Developments should be put on hold. A moratorium on building in the state until water infrastructure is in place would not be a bad thing.

Having a drought-tolerant garden doesn't mean it'll get dustier at your property. Dust rises where there is NO vegetation. And why would anyone pass on moving here if they can't have a lawn? That makes no sense to me. In my "hood" the existing lawns only attract dogs to do their business. They serve no other purpose. I don't know anyone who plays croquet on the lawn.

dwbat: You mean you can't play croquet on a rock lawn? Oh dear. Best, Don Bauder

You can, but you have to use rubber balls, and not go bare-footed!

dwbat: That's a sticky wicket. Best, Don Bauder

Diogenes: There is absolutely no doubt about it: SANDAG and San Diego economists will have to cut back their predictions of the 2050 population. This is a figure that the developers use to justify further building. The developers will apply pressure to keep that figure from being revised. Best, Don Bauder

Diogenes: In Florida and Wisconsin, bureaucrats in key environmental divisions have been told not to mention climate change. Horrible. Best, Don Bauder

In Florida the large number of retirees talk more about climax change!

dwbat: The retired men also discuss drip irrigation. Best, Don Bauder

dwbat; Clogged-up arteries, too. Best, Don Bauder

I'm with you Diogenes. 25.9% of U.S. Land (2002 - USDA report) is grassland/pasture/range cattle land; 587 million acres. Cropland is/was 19.5%, 442 million acres. Haven't looked up how much is exported to the highest bidder. 635 million acres is Federal land and some can be used for livestock grazing. 152 million acres of Federal forest and grassland is grazing. State and local miscellaneous land grazes 40 million acres. The total land area of the U.S. Is about 2.3 billion acres: forest 28.8% (651 million acres), special use/parks/wildlife areas 13.1% (297 million acres, misc uses 10.1% (228 million acres). Urban Land (2.6%) 60 million acres. And are you guys nuts? Wiki- "A nut is a fruit composed of a hard shell and a seed, which is generally edible. In botany, there is an additional requirement that the shell not open to release the seed." wholefoodsmarket.com "All [manner of] nuts promote healthy arteries and cholesterol levels when we consume them in moderation. Eating a small handful of nuts about five times a week is perfect." A retired 100 year old heart doctor (KPBS) was interviewed for his vitality, longevity and health at his age and he said he studies nutrition. He said that with his low cholesterol level, it is Impossible to have a Heart Attack. My mom planted an almond tree in our yard, mid-city. It had nuts but they weren't picked, we moved out, nobody fed and watered it.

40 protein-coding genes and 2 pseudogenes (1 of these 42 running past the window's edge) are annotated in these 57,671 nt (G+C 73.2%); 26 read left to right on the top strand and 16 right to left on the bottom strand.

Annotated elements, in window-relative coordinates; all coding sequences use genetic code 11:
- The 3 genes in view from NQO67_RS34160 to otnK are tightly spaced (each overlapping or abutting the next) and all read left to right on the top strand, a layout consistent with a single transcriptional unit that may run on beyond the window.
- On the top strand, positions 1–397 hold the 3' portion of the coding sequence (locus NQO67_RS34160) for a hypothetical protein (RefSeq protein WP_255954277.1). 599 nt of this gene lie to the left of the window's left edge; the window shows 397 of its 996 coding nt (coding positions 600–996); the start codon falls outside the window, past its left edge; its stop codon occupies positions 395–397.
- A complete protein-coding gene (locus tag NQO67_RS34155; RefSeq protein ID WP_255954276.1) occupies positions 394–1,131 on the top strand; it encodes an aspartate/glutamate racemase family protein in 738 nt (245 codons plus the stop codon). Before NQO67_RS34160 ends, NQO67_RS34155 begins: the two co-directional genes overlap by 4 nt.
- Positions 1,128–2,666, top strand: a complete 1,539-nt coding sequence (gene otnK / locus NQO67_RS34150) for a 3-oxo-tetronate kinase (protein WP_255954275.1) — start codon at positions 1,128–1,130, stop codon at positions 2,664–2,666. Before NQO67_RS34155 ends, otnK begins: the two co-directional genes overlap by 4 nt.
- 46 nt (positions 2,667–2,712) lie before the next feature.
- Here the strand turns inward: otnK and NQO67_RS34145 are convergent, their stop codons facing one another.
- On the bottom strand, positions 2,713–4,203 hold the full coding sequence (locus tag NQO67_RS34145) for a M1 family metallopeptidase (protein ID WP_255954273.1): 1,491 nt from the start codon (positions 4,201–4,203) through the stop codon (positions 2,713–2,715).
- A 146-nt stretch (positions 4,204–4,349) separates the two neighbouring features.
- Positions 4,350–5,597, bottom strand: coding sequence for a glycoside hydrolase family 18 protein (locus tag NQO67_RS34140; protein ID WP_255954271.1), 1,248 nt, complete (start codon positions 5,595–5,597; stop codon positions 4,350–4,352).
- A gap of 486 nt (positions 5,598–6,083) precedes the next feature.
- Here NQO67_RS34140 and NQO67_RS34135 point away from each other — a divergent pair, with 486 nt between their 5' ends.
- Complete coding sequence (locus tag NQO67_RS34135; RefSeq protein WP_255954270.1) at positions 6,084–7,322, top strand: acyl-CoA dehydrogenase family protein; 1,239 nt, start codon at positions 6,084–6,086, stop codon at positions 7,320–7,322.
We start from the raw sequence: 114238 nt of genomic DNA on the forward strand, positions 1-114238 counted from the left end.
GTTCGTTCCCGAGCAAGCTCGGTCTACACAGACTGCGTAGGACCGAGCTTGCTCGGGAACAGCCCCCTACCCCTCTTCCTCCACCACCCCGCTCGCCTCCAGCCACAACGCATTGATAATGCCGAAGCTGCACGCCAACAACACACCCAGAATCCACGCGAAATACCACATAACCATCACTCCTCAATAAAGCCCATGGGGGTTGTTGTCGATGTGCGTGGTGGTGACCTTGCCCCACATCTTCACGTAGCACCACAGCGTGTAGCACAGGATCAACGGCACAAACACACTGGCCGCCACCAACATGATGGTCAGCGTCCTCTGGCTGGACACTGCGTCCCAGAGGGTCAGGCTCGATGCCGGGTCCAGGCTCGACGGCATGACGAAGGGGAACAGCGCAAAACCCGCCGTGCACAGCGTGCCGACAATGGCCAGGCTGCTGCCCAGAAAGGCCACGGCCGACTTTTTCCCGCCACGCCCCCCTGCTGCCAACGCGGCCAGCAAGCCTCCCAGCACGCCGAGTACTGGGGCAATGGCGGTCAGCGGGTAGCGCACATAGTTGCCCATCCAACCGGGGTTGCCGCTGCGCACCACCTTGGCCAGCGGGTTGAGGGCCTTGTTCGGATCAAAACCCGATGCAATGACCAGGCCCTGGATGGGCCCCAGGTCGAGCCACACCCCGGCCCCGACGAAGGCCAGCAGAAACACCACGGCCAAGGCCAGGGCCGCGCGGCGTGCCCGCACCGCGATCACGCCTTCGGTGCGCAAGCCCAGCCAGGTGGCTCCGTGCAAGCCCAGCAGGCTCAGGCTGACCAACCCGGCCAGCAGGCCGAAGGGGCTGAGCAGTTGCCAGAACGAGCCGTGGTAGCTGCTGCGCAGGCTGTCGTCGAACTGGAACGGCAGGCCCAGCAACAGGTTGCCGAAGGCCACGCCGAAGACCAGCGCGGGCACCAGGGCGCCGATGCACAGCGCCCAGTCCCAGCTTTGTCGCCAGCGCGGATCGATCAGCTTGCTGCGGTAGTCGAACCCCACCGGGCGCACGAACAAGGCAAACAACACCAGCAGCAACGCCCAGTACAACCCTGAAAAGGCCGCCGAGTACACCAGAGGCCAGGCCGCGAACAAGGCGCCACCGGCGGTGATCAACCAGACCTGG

shirleyberan: Really -- 2.6% of land urban? Could be true. Look at San Diego and compare the urban area with the back country. Best, Don Bauder

I consume nuts (and seeds) regularly, and have for years. I watch for sales at CVS, when they are sometimes half-price! Skip the peanuts (which are not really nuts).

At some point we may run into a "Malthusian Era" during which there are fundamental limits to the growth of the economy and population.

We are consuming resources at a rate which is likely unsustainable.

Either we figure out how to reduce our consumption, use resources much more efficiently, stabilize population size and economy size, or start colonizing other planets - or eventually there will be severe shortages of resources and battles over limited resources.

But hey, that's all at least 50-100 years off so it won't affect anybody's quarterly profits so it's OK - right?

ImJustABill: I agree we are consuming resources at an unsustainable rate, but it's too late to rescue Malthus's reputation. He has been wrong for too long. Best, Don Bauder

Malthus might have been wrong about food production limiting population growth but his basic premise in more general terms - that the earth cannot sustain a population above a certain number - may ultimately be proven true.

Climate change, usage of nonrenewable resources, and destruction of ecosystem may ultimately turn out to be the limiting factors in the growth of human population, not food production.

ImJustABill,

Upper limits of agriculture depend on water, petroleum-based fertilizers and pesticides, tractor farming, soils depletion, loss of farmable land, use of genetic manipulation and many factors. There will not likely be another "green revolution," according to the originator of that concept.